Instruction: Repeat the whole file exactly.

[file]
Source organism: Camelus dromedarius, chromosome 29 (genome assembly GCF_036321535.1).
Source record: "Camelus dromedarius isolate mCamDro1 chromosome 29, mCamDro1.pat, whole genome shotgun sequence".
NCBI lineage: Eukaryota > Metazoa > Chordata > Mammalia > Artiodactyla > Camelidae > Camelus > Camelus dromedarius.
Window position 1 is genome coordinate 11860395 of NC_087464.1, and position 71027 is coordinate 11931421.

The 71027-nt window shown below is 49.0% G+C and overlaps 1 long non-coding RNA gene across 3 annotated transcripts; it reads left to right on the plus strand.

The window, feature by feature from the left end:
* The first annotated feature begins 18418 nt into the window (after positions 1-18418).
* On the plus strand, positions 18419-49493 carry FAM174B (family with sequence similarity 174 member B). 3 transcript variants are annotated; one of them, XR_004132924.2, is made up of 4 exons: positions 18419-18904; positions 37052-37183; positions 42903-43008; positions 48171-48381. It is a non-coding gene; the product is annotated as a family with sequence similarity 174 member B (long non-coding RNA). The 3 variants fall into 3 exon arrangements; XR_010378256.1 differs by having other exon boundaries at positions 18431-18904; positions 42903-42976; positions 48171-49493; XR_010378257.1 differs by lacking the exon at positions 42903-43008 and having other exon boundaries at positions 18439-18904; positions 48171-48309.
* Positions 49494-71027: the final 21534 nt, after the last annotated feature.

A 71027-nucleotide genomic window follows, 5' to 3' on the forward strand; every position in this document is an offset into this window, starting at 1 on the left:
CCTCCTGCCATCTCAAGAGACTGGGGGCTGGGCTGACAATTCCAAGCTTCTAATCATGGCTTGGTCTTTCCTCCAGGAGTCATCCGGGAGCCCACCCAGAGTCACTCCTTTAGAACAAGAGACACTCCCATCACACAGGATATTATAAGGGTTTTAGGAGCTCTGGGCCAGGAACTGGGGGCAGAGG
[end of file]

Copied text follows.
Source organism: Camelus dromedarius, chromosome 29 (genome assembly GCF_036321535.1).
Source record: "Camelus dromedarius isolate mCamDro1 chromosome 29, mCamDro1.pat, whole genome shotgun sequence".
NCBI lineage: Eukaryota > Metazoa > Chordata > Mammalia > Artiodactyla > Camelidae > Camelus > Camelus dromedarius.
Window position 1 is genome coordinate 11860395 of NC_087464.1, and position 71027 is coordinate 11931421.

The 71027-nt window shown below is 49.0% G+C and overlaps 1 long non-coding RNA gene across 3 annotated transcripts; it reads left to right on the plus strand.

The window, feature by feature from the left end:
* The first annotated feature begins 18418 nt into the window (after positions 1-18418).
* On the plus strand, positions 18419-49493 carry FAM174B (family with sequence similarity 174 member B). 3 transcript variants are annotated; one of them, XR_004132924.2, is made up of 4 exons: positions 18419-18904; positions 37052-37183; positions 42903-43008; positions 48171-48381. It is a non-coding gene; the product is annotated as a family with sequence similarity 174 member B (long non-coding RNA). The 3 variants fall into 3 exon arrangements; XR_010378256.1 differs by having other exon boundaries at positions 18431-18904; positions 42903-42976; positions 48171-49493; XR_010378257.1 differs by lacking the exon at positions 42903-43008 and having other exon boundaries at positions 18439-18904; positions 48171-48309.
* Positions 49494-71027: the final 21534 nt, after the last annotated feature.

A 71027-nucleotide genomic window follows, 5' to 3' on the forward strand; every position in this document is an offset into this window, starting at 1 on the left:
CCTCCTGCCATCTCAAGAGACTGGGGGCTGGGCTGACAATTCCAAGCTTCTAATCATGGCTTGGTCTTTCCTCCAGGAGTCATCCGGGAGCCCACCCAGAGTCACTCCTTTAGAACAAGAGACACTCCCATCACACAGGATATTATAAGGGTTTTAGGAGCTCTGGGCCAGGAACTGGGGGCAGAGG